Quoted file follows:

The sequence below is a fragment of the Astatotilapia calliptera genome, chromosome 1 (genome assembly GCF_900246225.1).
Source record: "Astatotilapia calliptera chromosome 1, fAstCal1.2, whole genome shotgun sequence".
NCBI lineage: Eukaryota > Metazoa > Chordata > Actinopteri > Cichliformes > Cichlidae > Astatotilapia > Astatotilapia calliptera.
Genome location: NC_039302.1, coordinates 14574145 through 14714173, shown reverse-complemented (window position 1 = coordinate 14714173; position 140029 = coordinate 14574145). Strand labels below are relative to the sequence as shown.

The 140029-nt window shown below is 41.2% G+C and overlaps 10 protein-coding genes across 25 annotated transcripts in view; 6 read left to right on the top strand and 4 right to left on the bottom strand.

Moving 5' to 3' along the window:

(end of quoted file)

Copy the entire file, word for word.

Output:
The sequence below is a fragment of the Astatotilapia calliptera genome, chromosome 1 (genome assembly GCF_900246225.1).
Source record: "Astatotilapia calliptera chromosome 1, fAstCal1.2, whole genome shotgun sequence".
NCBI lineage: Eukaryota > Metazoa > Chordata > Actinopteri > Cichliformes > Cichlidae > Astatotilapia > Astatotilapia calliptera.
Genome location: NC_039302.1, coordinates 14574145 through 14714173, shown reverse-complemented (window position 1 = coordinate 14714173; position 140029 = coordinate 14574145). Strand labels below are relative to the sequence as shown.

The 140029-nt window shown below is 41.2% G+C and overlaps 10 protein-coding genes across 25 annotated transcripts in view; 6 read left to right on the top strand and 4 right to left on the bottom strand.

Moving 5' to 3' along the window: